Fan picked me up promptly, and we spent the evening zipping hither and thither, stopping at various cafes I would never had found on my own. We started with Banh Beo and Nam, both made from rice flour and filled with pork and shrimp but one was steamed and the other crispy. Next stop was Loc, a pancake made from tapioca flour filled with shrimp and pork again. Following that was Bank Khot, rice pancakes with prawn, eggs and ham, wrapped in rice paper and served with grated papaya and lettuce. We crossed the river to eat Thit bo mong pho mai and Thit ba chi nuong, these being barbecued prawn and beef with okra which we dipped in chilli and mayonnaise. By this time, I was full, but we still had noodle soup to go. This on its own would have been a meal for me! Whilst I had sampled several noodle soups by then none of them were served with a lump of jellied blood in it. It didn’t appeal! Our last stop was back across the river for dessert soup. I had noticed the stalls earlier and wondered what they were. There were 20 different flavours made from ingredients such as mung beans, soya beans and taro. Fan recommended banana and coconut, taro and one other. The stall holder topped the mixture with coconut milk, dried coconut and lumps of ice. Fan instructed me to mix it all up. There was no way of identifying the individual flavours after that! To my surprise, I ate it all but went to bed feeling very bloated.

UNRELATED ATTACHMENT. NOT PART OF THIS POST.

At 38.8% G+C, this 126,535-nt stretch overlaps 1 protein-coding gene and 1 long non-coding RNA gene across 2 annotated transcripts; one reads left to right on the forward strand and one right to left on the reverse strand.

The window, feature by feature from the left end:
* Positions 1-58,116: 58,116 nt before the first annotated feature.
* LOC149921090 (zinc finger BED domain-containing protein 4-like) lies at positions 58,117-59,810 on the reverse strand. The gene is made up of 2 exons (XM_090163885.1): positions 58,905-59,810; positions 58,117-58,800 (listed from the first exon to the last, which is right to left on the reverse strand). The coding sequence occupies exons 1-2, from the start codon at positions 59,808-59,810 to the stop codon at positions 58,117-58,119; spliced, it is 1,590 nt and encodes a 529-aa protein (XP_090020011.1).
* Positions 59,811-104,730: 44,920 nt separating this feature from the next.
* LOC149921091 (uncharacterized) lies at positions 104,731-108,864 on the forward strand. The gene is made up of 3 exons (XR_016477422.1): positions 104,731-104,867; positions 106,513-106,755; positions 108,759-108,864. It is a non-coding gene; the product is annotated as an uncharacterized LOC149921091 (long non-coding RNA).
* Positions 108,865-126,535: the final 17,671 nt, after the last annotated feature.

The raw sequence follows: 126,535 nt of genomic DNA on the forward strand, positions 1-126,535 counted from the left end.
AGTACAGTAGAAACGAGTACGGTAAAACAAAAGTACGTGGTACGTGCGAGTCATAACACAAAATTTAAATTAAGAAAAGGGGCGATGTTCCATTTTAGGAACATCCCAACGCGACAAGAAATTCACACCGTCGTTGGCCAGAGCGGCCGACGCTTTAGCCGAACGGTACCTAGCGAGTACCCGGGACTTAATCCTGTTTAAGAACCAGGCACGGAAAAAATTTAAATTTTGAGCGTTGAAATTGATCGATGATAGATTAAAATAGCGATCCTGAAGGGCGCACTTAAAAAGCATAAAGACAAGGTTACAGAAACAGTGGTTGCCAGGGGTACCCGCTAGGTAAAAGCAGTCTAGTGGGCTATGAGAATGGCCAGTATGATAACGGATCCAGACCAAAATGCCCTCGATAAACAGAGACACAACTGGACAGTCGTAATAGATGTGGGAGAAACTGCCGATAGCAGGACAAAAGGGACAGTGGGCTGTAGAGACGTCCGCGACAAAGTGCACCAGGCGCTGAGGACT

Dessert soup
Dessert soup

The following day did not start well. I had booked another motorcycle sightseeing tour. They didn’t arrive. After contacting them, it appeared there was some confusion over my online booking so we arranged for the tour to start at 1pm when they had found a guide. All the guides were female university students and this was the reason I used that company.

Finding myself at an unexpected loose end, I had to think what to do. Back to the river, I went! I walked all the way along, past the railway station beyond the Imperial City, crossed a bridge further up and walked back along the other side. The walk was mostly in the shade which I appreciated. At one point, the noise from the cicadas was deafening and the racket from the traffic was inescapable.

My guide, On, arrived on time and we set off for the village of Tuy Chanh. It seemed a long way, past rice fields, but she assured me it was only 4kms. We admired the covered Tanh Toan Bridge which dated from the early 18th century and then went into the small agricultural museum. Fishing, cooking and farming implements were on display and an old lady demonstrated the winnowing and grinding of rice whilst croaking the songs she used to sing when doing it in her younger days. The operation was not sophisticated.

Old Bridge at Tuy Chanh
Old Bridge at Tuy Chanh

Back on the bike, we went across town to Lavin Decor. A young female entrepreneur had set up this business as a homestay and shop in which she employed deaf people to make beautiful paper flowers. We each had a cup of help-yourself herbal tea (not the tea bag variety!) and chatted to her for a while before setting off again to Vong Canh Hil.

Making paper flowers
Making paper flowers